Again, thank you so much for all the insightful and down to earth comments. You can learn more from them than in many of our articles. I would love to read and post an article written by you on any subject you would like. I have tried to contact you via email but I couldn’t reach you. If you are interested please email me at me claude.davis@askaprepper.com.

        Reply to this comment
  5. CJ March 27, 01:19

    Although I don’t live in a danger zone, I do have a forest close by, so anything is possible. I keep a suitcase packed at all times, and a med case. All I have to do is through them in the car. I keep my BOB in there 24/7. Actually , in 10 minutes, I’d be good for a long time. The longer I have, the better I am.

    Reply to this comment
    • left coast chuck March 27, 05:00

      CJ: As I tried to make clear in my posts, you probably don’t walk around with your 110 volt phone charged connected to your phone. Sure, you may have your car phone charger in your car, but if you are not living in your car you may not want to have to run out to your car when you want to charge your phone. It may be a long trip from your room on the third floor of the local Holiday Inn down to the parking lot where your car is.

      There are papers you need to take. Are the insurance policies and title to your car in the same place as your marriage certificate/divorce decree, birth certificate, passport, deed to your house? Do you have guns you really want to take with you and are the cases to transport them readily available? Where is the ammo stored? What about extra cash and your medical insurance card and social security card?

      Most of us don’t keep all those things in a nice neat stack just inside the front door or stacked along the blank wall in the garage so we can just neatly put them in the car and drive away.

      Throughout our evacuation I didn’t feel any panic. I wasn’t hyperventilating, didn’t feel dizzy, had what I thought was a well-thought out plan of evacuation that I had seriously thought about beforehand. I did feel time was of the essence because from my vantage point on my street it appeared as though the fire had jumped the intervening four lane road north of my property and was burning in our tract east of my home with the wind blowing from east to west. It was blowing at 70+ miles per hour which is just below hurricane strength so I realized if my assessment was correct, I only had a few minutes to load and get out. Everyone else in the tract who had heard the cop car had gotten a head start and most of them were driving down the street as I assessed my position.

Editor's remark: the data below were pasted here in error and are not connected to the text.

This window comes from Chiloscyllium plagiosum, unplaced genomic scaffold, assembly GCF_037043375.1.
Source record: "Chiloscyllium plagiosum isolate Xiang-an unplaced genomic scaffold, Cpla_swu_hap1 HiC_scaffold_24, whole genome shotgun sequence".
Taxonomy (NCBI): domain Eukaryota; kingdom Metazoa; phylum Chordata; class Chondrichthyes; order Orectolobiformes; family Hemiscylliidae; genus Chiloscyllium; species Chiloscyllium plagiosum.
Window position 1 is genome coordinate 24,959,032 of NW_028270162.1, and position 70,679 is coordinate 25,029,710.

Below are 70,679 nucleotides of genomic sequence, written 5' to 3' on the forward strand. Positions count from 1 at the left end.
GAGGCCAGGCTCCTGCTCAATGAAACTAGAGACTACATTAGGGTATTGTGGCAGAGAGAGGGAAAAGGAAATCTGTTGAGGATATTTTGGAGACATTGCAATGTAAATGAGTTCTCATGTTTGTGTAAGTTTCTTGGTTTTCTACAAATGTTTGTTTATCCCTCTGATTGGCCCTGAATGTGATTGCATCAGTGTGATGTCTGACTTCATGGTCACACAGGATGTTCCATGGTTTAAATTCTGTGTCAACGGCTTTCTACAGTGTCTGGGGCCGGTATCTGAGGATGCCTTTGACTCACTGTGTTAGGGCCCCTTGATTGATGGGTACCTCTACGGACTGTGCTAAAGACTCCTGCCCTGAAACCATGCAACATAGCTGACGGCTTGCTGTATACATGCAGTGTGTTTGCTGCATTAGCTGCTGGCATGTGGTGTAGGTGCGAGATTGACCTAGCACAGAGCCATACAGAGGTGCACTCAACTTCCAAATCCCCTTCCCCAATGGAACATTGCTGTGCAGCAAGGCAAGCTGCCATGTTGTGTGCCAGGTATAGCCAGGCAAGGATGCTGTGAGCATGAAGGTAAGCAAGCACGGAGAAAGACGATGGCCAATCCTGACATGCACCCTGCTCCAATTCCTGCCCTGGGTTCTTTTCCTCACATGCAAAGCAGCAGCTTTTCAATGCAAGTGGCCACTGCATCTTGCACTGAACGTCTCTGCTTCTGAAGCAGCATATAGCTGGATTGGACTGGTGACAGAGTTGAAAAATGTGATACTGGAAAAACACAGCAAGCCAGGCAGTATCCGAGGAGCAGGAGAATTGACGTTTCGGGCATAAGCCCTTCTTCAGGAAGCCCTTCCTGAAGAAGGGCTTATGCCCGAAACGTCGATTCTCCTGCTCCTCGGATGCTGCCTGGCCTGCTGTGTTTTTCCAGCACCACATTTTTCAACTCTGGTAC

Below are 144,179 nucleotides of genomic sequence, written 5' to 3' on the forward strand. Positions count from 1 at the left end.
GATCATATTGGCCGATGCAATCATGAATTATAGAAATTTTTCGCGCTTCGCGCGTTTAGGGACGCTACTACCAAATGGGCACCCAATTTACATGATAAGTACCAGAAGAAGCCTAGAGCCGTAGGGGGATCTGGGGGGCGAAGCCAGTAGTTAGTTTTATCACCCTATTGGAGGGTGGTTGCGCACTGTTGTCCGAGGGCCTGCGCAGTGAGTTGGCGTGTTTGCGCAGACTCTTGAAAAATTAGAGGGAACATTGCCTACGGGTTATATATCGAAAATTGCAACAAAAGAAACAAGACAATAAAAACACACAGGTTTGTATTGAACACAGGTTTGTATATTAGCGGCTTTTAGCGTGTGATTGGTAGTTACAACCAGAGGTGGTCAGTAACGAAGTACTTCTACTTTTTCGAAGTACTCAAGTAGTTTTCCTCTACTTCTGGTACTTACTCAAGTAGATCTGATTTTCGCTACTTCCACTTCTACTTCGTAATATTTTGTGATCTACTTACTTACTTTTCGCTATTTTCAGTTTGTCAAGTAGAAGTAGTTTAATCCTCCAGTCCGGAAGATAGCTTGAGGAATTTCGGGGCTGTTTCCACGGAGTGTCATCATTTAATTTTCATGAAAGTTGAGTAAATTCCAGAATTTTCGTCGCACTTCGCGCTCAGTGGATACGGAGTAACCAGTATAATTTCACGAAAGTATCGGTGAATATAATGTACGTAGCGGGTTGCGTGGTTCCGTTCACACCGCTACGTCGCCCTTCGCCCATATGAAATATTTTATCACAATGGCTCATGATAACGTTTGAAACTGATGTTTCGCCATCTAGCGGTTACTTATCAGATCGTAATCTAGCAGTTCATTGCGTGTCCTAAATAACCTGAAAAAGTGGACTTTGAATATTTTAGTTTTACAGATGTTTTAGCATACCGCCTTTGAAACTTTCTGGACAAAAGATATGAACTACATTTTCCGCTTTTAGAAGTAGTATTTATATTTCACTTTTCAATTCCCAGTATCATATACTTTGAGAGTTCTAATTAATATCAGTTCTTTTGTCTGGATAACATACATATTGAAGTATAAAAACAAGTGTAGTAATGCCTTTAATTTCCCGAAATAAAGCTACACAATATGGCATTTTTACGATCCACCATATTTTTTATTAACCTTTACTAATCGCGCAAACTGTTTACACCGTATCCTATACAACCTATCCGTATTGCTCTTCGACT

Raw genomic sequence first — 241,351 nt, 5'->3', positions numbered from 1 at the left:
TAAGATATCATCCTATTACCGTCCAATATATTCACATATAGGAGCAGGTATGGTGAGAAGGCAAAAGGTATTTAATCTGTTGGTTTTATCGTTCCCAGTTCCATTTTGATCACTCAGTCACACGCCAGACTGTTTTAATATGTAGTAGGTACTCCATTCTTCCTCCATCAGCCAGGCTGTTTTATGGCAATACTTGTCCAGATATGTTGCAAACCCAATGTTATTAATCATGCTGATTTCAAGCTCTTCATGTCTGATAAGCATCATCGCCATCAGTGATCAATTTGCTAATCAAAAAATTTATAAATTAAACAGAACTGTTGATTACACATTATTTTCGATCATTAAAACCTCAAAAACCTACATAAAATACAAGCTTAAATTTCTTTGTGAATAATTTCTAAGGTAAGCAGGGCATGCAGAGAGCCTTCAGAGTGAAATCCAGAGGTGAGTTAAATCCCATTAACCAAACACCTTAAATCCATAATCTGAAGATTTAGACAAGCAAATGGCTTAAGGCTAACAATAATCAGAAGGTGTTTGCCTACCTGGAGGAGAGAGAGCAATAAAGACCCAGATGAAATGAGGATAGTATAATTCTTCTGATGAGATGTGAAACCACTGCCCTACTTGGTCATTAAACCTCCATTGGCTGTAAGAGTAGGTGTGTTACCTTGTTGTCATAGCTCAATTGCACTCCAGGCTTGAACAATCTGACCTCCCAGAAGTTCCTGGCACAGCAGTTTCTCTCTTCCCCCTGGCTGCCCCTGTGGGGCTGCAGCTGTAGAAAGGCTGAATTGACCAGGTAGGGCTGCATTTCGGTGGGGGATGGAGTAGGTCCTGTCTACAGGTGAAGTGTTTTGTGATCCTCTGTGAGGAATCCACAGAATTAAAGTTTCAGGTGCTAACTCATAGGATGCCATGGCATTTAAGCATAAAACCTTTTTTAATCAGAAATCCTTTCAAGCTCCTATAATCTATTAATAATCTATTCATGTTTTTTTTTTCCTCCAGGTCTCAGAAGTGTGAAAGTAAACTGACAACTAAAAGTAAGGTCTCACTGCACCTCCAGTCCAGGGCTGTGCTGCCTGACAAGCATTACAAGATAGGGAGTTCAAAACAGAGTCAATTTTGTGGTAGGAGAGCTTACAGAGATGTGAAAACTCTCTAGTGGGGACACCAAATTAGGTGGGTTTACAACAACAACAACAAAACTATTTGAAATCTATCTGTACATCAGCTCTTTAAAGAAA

You may say to yourself, “Well, I’m not a deaf old man like LCC but there may be circumstances that prevent you from hearing the cop car racing down the street with his PA system on. Remember, he is running form the fire too. Or as in some areas, there was no official warning whatsoever, just the fire racing over the hills to the east.

      So, despite having what I thought was a well thought out plan of evacuation because I had given it serious thought beforehand, I still managed to screw up. The lack of ID and forgetting our prescription medicine could have been serious. It turned out not to be, but I sure don’t like having to depend on good luck. I cured the lack of a car charge cord by stopping at the first Target I came to but that was $30 I could have avoided spending had I had a list before I needed it.

      So while you may feel set, I would wager the $30 I spent on the car charger that you don’t have the deed to your house in your bugout bag. You don’t have your medical health insurance card in there or your social security card. I’ll bet most of the other papers I mentioned are not all in just one place in your house just waiting to be plucked up and placed in your vehicle.

      I urge you and everyone reading this series of posts to have a written list of what you want to take as I have described with a list of your baggage. I forgot to mention that somehow I managed to leave my wife’s suitcase with her clothes sitting in the foyer of our house by the door to the family room. Had I made a list of the number of bags we were supposed to pack and checked it before we drove off, I would have noticed that we were short one bag. We were able to buy replacement clothing when we got to my daughter’s house, but that was another expense we didn’t need to incur.

      I can tell you that each time you go out to put luggage in the car you are paying close attention to the fire and nothing else. A written list will help keep you on track.

      Reply to this comment
      • CJ March 29, 00:34